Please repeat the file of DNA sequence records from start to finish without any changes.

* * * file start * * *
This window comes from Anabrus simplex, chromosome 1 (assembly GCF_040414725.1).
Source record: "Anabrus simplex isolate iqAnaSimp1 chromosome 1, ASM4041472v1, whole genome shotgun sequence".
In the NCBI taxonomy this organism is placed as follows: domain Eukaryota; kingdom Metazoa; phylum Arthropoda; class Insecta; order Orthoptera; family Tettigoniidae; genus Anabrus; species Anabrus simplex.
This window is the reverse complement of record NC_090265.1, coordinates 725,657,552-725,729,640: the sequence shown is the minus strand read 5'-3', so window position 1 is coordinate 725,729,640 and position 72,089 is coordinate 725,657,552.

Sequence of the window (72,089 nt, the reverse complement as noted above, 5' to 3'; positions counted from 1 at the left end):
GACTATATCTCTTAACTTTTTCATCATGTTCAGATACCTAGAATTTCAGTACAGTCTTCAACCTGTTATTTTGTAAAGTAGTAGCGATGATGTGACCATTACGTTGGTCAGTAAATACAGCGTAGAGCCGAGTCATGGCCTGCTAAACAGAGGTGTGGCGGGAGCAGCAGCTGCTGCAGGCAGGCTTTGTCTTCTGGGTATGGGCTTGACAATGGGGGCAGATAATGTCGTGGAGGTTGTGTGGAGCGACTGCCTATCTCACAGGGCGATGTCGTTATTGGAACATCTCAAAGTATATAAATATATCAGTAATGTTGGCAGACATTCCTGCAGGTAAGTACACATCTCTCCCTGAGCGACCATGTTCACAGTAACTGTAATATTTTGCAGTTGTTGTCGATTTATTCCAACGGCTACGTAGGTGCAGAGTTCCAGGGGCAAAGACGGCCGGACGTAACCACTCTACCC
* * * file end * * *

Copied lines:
This window comes from Anabrus simplex, chromosome 1 (assembly GCF_040414725.1).
Source record: "Anabrus simplex isolate iqAnaSimp1 chromosome 1, ASM4041472v1, whole genome shotgun sequence".
In the NCBI taxonomy this organism is placed as follows: domain Eukaryota; kingdom Metazoa; phylum Arthropoda; class Insecta; order Orthoptera; family Tettigoniidae; genus Anabrus; species Anabrus simplex.
This window is the reverse complement of record NC_090265.1, coordinates 725,657,552-725,729,640: the sequence shown is the minus strand read 5'-3', so window position 1 is coordinate 725,729,640 and position 72,089 is coordinate 725,657,552.

Sequence of the window (72,089 nt, the reverse complement as noted above, 5' to 3'; positions counted from 1 at the left end):
GACTATATCTCTTAACTTTTTCATCATGTTCAGATACCTAGAATTTCAGTACAGTCTTCAACCTGTTATTTTGTAAAGTAGTAGCGATGATGTGACCATTACGTTGGTCAGTAAATACAGCGTAGAGCCGAGTCATGGCCTGCTAAACAGAGGTGTGGCGGGAGCAGCAGCTGCTGCAGGCAGGCTTTGTCTTCTGGGTATGGGCTTGACAATGGGGGCAGATAATGTCGTGGAGGTTGTGTGGAGCGACTGCCTATCTCACAGGGCGATGTCGTTATTGGAACATCTCAAAGTATATAAATATATCAGTAATGTTGGCAGACATTCCTGCAGGTAAGTACACATCTCTCCCTGAGCGACCATGTTCACAGTAACTGTAATATTTTGCAGTTGTTGTCGATTTATTCCAACGGCTACGTAGGTGCAGAGTTCCAGGGGCAAAGACGGCCGGACGTAACCACTCTACCC